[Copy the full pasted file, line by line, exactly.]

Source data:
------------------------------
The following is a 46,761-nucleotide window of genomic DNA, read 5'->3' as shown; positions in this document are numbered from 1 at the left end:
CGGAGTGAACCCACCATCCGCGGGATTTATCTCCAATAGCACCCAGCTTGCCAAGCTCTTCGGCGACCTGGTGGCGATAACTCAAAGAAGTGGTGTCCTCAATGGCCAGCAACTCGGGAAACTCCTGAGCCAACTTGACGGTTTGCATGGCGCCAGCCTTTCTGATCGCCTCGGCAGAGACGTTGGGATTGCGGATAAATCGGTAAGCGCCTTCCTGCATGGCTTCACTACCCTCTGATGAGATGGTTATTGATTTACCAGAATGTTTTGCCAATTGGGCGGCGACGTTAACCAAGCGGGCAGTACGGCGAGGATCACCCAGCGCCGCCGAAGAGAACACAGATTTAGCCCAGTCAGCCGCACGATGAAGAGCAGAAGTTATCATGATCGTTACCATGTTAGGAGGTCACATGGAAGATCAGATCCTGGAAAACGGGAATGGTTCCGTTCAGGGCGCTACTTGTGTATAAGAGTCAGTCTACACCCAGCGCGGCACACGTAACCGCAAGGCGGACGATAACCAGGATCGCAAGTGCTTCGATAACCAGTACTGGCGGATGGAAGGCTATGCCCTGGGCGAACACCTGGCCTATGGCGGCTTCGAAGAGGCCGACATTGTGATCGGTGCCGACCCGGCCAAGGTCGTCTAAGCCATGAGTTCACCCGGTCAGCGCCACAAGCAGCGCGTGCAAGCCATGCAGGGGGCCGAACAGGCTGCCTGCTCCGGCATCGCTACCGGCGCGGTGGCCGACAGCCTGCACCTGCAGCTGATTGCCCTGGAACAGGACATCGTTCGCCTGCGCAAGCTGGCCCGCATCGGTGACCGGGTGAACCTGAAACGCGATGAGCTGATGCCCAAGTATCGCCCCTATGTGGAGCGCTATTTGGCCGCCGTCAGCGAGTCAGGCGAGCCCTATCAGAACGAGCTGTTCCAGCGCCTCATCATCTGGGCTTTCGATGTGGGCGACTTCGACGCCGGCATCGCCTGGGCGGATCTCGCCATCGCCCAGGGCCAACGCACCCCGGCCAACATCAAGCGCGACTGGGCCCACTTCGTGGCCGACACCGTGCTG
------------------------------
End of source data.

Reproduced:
The following is a 46,761-nucleotide window of genomic DNA, read 5'->3' as shown; positions in this document are numbered from 1 at the left end:
CGGAGTGAACCCACCATCCGCGGGATTTATCTCCAATAGCACCCAGCTTGCCAAGCTCTTCGGCGACCTGGTGGCGATAACTCAAAGAAGTGGTGTCCTCAATGGCCAGCAACTCGGGAAACTCCTGAGCCAACTTGACGGTTTGCATGGCGCCAGCCTTTCTGATCGCCTCGGCAGAGACGTTGGGATTGCGGATAAATCGGTAAGCGCCTTCCTGCATGGCTTCACTACCCTCTGATGAGATGGTTATTGATTTACCAGAATGTTTTGCCAATTGGGCGGCGACGTTAACCAAGCGGGCAGTACGGCGAGGATCACCCAGCGCCGCCGAAGAGAACACAGATTTAGCCCAGTCAGCCGCACGATGAAGAGCAGAAGTTATCATGATCGTTACCATGTTAGGAGGTCACATGGAAGATCAGATCCTGGAAAACGGGAATGGTTCCGTTCAGGGCGCTACTTGTGTATAAGAGTCAGTCTACACCCAGCGCGGCACACGTAACCGCAAGGCGGACGATAACCAGGATCGCAAGTGCTTCGATAACCAGTACTGGCGGATGGAAGGCTATGCCCTGGGCGAACACCTGGCCTATGGCGGCTTCGAAGAGGCCGACATTGTGATCGGTGCCGACCCGGCCAAGGTCGTCTAAGCCATGAGTTCACCCGGTCAGCGCCACAAGCAGCGCGTGCAAGCCATGCAGGGGGCCGAACAGGCTGCCTGCTCCGGCATCGCTACCGGCGCGGTGGCCGACAGCCTGCACCTGCAGCTGATTGCCCTGGAACAGGACATCGTTCGCCTGCGCAAGCTGGCCCGCATCGGTGACCGGGTGAACCTGAAACGCGATGAGCTGATGCCCAAGTATCGCCCCTATGTGGAGCGCTATTTGGCCGCCGTCAGCGAGTCAGGCGAGCCCTATCAGAACGAGCTGTTCCAGCGCCTCATCATCTGGGCTTTCGATGTGGGCGACTTCGACGCCGGCATCGCCTGGGCGGATCTCGCCATCGCCCAGGGCCAACGCACCCCGGCCAACATCAAGCGCGACTGGGCCCACTTCGTGGCCGACACCGTGCTG